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The Winter Garden

Talk about laying on a guilt trip 
on home gardeners. The fall Brussels sprouts are barely harvested when the new mail-order seed catalogs start arriving, implying that before even the withered squash vines are gathered, you had better begin plotting the spring garden. I am a certified master gardener and have a small vegetable stand—literally a nonprofit operation—but I refuse to even crack those catalogs until well after the Christmas tree goes on the brush pile.
 Be that as it may, if you still haven’t peeked inside the catalog covers at those inconceivably flawless tomatoes and the impossibly lush lettuce, you can do so without rushing the season. It is time to start figuring out which vegetables you will grow—or, in my case, try to grow—and how you will start them.

It is the rare vegetable gardener who 
has not pondered the question of whether 
or not to start at least some vegetables
 indoors from seed rather than buy transplants from the garden shop, nursery or, for a
few varieties, mail-order houses. Before even
 discussing the subject, a word of warning. If you 
are ordering seeds from a catalog, make sure you check
 for descriptive information that ensures the varieties you select are suited to growing conditions in Coastal Connecticut. If a catalog does not provide this sort of information, toss it into your round file.

Advice on how to grow transplants indoors is available galore on the Internet, in magazines and books and, often, in the catalogs. You can find all the information you need, and more, in the Connecticut Agricultural Experiment Station’s Planting Your Garden website.

Most sites tout the advantages of raising your veggies from the get-go without mentioning the drawbacks. Pluses of starting your own plants abound, but so do the cons. On the pro side,
it is generally cheaper, say, to grow your own seedling tomatoes instead of buying transplants. It is especially true if you put in more than a six-pack or two. The savings can dwindle quickly, however, if you opt for a bunch of high-powered accessories such as small greenhouses, heated germination mats, fancy growing mediums, state-of-the-art growing lights, and seed treatment preparations.

If you opt for a pocket greenhouse of quality,
figure on spending at least a couple of hundred bucks. Artificial lighting can be costly, too. As I write this, I am looking at a seed company catalog in which the cheapest lighting equipment is in the $70 range, with more opulent models several times that amount. Rather than spend that kind of cash, I use old home aquarium reflectors with the same full-spectrum bulbs I have on my fish tanks. Lacking such, a sunny window provides free lighting that is natural but difficult to control. Unless plant containers are turned about so that sunlight comes in at a variety of angles, and switched between direct and indirect sunlight on a regular basis, the new plants can become leggy and bent.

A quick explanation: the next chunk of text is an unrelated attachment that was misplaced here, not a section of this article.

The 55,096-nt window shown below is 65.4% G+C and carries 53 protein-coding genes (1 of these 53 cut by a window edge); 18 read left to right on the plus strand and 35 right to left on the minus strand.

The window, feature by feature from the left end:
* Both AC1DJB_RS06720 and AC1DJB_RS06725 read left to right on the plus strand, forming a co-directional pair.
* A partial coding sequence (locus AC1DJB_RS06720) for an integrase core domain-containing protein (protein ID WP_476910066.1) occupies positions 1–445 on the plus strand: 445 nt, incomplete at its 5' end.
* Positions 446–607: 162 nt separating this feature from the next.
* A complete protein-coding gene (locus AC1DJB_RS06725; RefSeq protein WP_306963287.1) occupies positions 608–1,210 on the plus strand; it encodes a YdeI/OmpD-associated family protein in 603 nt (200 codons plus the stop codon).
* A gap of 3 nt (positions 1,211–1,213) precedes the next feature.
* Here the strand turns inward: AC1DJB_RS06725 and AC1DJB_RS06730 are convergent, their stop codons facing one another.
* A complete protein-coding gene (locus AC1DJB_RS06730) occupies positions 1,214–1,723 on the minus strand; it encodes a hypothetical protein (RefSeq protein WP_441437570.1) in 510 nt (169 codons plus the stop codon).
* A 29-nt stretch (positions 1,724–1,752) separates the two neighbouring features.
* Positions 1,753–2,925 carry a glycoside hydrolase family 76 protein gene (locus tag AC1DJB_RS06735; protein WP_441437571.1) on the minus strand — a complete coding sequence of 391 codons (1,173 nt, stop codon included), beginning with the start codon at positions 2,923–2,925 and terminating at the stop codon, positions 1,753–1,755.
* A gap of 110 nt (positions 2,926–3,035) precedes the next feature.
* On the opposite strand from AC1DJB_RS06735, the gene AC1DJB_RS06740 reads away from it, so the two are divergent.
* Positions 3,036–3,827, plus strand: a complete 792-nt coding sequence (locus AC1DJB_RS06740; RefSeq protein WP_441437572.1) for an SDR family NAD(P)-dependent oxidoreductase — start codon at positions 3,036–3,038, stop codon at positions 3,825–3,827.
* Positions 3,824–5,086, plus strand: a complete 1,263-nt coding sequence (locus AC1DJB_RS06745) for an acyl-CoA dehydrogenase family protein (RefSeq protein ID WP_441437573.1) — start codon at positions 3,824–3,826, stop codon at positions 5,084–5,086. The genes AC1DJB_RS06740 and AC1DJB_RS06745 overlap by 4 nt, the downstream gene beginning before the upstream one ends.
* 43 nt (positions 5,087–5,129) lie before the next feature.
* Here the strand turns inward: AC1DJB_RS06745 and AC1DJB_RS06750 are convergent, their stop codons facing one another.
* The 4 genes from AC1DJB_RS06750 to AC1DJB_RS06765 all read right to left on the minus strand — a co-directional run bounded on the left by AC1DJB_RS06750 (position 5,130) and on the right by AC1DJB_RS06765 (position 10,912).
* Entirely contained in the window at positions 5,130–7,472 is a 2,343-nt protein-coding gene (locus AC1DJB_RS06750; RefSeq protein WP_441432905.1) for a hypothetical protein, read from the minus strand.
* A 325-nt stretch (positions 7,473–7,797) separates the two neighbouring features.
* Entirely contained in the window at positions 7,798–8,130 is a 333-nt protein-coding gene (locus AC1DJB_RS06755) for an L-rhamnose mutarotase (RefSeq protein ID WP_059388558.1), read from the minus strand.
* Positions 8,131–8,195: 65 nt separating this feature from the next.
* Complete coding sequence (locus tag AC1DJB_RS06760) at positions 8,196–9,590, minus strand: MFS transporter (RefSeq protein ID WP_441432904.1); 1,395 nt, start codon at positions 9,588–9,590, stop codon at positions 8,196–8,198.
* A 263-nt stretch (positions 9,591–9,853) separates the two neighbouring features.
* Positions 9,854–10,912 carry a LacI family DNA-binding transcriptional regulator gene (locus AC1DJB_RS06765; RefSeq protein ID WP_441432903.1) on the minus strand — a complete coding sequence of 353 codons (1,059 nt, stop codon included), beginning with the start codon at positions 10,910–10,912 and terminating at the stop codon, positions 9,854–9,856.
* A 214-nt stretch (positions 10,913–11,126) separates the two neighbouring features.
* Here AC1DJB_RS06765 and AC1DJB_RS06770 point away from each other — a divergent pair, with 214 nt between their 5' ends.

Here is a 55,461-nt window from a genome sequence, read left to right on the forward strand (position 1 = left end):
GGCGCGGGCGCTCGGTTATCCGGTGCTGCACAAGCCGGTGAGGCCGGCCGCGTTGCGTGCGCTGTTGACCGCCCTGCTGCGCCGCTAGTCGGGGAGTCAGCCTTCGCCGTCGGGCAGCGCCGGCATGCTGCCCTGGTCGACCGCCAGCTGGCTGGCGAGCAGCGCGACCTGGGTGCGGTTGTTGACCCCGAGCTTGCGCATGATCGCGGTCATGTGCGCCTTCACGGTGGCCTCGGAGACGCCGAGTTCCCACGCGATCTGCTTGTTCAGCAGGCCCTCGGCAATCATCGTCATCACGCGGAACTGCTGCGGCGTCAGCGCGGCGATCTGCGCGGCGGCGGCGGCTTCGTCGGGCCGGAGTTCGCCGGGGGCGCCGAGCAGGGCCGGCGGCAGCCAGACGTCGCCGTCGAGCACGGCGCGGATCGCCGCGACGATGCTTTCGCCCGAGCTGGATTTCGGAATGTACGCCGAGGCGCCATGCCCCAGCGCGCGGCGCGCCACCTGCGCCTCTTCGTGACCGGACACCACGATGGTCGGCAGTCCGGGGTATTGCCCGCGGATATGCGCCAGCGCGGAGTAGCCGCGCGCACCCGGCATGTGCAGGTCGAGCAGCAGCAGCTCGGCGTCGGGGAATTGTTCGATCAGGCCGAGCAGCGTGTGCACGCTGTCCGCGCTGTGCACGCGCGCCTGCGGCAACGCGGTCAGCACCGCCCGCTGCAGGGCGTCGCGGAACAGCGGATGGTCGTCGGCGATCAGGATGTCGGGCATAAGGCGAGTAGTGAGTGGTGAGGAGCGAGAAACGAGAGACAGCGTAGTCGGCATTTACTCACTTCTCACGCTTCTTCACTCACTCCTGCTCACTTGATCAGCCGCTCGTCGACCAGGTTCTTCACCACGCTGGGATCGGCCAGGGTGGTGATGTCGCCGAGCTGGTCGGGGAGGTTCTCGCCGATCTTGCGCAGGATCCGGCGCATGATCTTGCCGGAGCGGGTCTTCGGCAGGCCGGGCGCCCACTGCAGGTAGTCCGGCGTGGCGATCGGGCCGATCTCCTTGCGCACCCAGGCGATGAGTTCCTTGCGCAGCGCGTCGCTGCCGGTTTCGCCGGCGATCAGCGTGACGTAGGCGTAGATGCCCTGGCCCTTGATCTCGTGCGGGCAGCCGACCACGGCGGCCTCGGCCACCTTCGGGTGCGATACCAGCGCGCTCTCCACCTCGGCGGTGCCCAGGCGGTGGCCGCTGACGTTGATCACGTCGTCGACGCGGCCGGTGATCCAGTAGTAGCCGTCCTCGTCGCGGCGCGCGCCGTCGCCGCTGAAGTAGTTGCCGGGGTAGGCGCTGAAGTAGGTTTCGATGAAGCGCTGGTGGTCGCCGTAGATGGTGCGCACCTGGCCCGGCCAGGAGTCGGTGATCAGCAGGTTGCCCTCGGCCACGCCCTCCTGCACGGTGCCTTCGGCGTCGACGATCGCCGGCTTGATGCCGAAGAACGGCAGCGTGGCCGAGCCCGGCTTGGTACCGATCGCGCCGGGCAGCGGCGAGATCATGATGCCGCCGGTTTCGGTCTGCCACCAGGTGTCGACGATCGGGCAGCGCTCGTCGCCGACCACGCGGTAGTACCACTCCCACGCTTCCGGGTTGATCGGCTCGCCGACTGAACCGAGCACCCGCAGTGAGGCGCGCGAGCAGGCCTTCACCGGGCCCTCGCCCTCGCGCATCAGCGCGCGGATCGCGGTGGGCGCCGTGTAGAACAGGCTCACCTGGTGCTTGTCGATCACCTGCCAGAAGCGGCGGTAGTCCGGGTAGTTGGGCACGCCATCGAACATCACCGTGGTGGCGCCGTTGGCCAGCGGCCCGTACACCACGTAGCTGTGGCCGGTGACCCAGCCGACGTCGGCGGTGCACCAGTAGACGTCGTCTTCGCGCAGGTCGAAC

Heat mats provide warmth for seeds such as tomatoes and peppers that need considerable warmth to promote germination. You can get one for about $30, but it is only about 9 by 20 inches, only about enough space to plant one typical seed packet. Mats about double that size approach $100 in cost. I use one small seed mat inherited from my late neighbor. To heat other seed trays, I put them near my oil furnace or wood stove. It seems to work.

Websites such as that cited above note that starting your own seeds helps avoid harmful insects and diseases that sometimes are unwanted extras on store-bought transplants. I avoid buying them at big box stores at which
 quality of plants is suspect. True
enough, but your homegrown 
seedlings are not disease-free. Contaminated home growing medium and excess 
humidity can cause a common condition called 
damping-off, which fosters the growth of fungi that kill seeds and seedlings. To prevent it, make sure the medium dries after watering. Circulating air discourages damping-off, too. Although some people disagree, I subject seedlings to an indirect air current from a small electric fan, which also toughens them to wind exposure once in the garden.

A few other points to ponder:

—If you have dogs or cats, place your seed trays out of their reach. Cats, particularly, may look upon a seed tray as a litter box.

—Seeds and seedlings need daily attention.

—Transplants must be hardened to the outdoors by leaving them outside for an increasing amount of time over a week or so.

Admittedly, growing your own vegetable seedlings requires some effort. However, there is an advantage that, in my opinion, makes the trouble worth it. You can grow vegetable varieties not available as transplants or even as produce on the green grocer shelves. I order seeds from Italian companies that enable me to grow tomatoes and greens unavailable in markets this side of Calabria, or at least here in Coastal Connecticut.

Image Credits: Photo courtesy Shutterstock

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